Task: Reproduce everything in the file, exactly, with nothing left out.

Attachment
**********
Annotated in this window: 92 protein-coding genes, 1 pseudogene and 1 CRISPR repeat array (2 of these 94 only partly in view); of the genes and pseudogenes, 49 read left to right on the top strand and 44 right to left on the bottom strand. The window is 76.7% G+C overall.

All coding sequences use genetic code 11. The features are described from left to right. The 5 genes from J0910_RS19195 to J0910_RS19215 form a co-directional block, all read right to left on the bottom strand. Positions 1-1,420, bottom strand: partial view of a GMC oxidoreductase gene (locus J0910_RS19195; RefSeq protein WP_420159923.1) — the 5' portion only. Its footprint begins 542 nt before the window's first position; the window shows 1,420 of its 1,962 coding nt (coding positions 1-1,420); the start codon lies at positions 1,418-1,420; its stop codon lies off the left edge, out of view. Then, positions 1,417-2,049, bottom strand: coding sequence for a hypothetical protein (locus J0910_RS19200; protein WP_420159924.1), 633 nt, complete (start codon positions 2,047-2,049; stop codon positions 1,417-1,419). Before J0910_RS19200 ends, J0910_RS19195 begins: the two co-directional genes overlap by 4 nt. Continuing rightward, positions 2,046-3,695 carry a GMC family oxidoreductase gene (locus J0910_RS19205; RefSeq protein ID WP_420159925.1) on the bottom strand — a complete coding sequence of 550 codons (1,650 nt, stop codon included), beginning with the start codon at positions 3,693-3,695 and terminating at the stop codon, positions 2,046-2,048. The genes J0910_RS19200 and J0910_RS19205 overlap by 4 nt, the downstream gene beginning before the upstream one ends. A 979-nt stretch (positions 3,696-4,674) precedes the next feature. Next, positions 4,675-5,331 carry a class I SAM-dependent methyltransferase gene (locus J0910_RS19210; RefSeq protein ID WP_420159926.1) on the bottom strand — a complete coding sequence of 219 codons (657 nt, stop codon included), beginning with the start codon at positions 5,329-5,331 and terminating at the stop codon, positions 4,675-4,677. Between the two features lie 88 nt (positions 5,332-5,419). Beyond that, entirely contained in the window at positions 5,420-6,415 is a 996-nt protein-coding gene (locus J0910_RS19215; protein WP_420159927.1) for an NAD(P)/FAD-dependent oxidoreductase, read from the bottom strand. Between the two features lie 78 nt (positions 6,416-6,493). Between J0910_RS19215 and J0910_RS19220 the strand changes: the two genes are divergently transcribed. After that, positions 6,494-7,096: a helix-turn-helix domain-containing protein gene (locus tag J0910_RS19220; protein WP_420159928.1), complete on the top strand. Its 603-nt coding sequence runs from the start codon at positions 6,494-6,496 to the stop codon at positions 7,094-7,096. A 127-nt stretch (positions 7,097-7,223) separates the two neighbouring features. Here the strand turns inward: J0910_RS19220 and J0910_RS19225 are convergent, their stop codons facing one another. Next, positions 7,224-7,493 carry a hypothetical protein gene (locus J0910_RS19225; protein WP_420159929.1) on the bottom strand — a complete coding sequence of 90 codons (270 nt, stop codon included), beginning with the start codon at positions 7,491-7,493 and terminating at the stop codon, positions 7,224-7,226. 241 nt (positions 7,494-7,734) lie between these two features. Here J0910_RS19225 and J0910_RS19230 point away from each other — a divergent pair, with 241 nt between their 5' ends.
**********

Annotated in this window: 92 protein-coding genes, 1 pseudogene and 1 CRISPR repeat array (2 of these 94 only partly in view); of the genes and pseudogenes, 49 read left to right on the top strand and 44 right to left on the bottom strand. The window is 76.7% G+C overall.

All coding sequences use genetic code 11. The features are described from left to right. The 5 genes from J0910_RS19195 to J0910_RS19215 form a co-directional block, all read right to left on the bottom strand. Positions 1-1,420, bottom strand: partial view of a GMC oxidoreductase gene (locus J0910_RS19195; RefSeq protein WP_420159923.1) — the 5' portion only. Its footprint begins 542 nt before the window's first position; the window shows 1,420 of its 1,962 coding nt (coding positions 1-1,420); the start codon lies at positions 1,418-1,420; its stop codon lies off the left edge, out of view. Then, positions 1,417-2,049, bottom strand: coding sequence for a hypothetical protein (locus J0910_RS19200; protein WP_420159924.1), 633 nt, complete (start codon positions 2,047-2,049; stop codon positions 1,417-1,419). Before J0910_RS19200 ends, J0910_RS19195 begins: the two co-directional genes overlap by 4 nt. Continuing rightward, positions 2,046-3,695 carry a GMC family oxidoreductase gene (locus J0910_RS19205; RefSeq protein ID WP_420159925.1) on the bottom strand — a complete coding sequence of 550 codons (1,650 nt, stop codon included), beginning with the start codon at positions 3,693-3,695 and terminating at the stop codon, positions 2,046-2,048. The genes J0910_RS19200 and J0910_RS19205 overlap by 4 nt, the downstream gene beginning before the upstream one ends. A 979-nt stretch (positions 3,696-4,674) precedes the next feature. Next, positions 4,675-5,331 carry a class I SAM-dependent methyltransferase gene (locus J0910_RS19210; RefSeq protein ID WP_420159926.1) on the bottom strand — a complete coding sequence of 219 codons (657 nt, stop codon included), beginning with the start codon at positions 5,329-5,331 and terminating at the stop codon, positions 4,675-4,677. Between the two features lie 88 nt (positions 5,332-5,419). Beyond that, entirely contained in the window at positions 5,420-6,415 is a 996-nt protein-coding gene (locus J0910_RS19215; protein WP_420159927.1) for an NAD(P)/FAD-dependent oxidoreductase, read from the bottom strand. Between the two features lie 78 nt (positions 6,416-6,493). Between J0910_RS19215 and J0910_RS19220 the strand changes: the two genes are divergently transcribed. After that, positions 6,494-7,096: a helix-turn-helix domain-containing protein gene (locus tag J0910_RS19220; protein WP_420159928.1), complete on the top strand. Its 603-nt coding sequence runs from the start codon at positions 6,494-6,496 to the stop codon at positions 7,094-7,096. A 127-nt stretch (positions 7,097-7,223) separates the two neighbouring features. Here the strand turns inward: J0910_RS19220 and J0910_RS19225 are convergent, their stop codons facing one another. Next, positions 7,224-7,493 carry a hypothetical protein gene (locus J0910_RS19225; protein WP_420159929.1) on the bottom strand — a complete coding sequence of 90 codons (270 nt, stop codon included), beginning with the start codon at positions 7,491-7,493 and terminating at the stop codon, positions 7,224-7,226. 241 nt (positions 7,494-7,734) lie between these two features. Here J0910_RS19225 and J0910_RS19230 point away from each other — a divergent pair, with 241 nt between their 5' ends.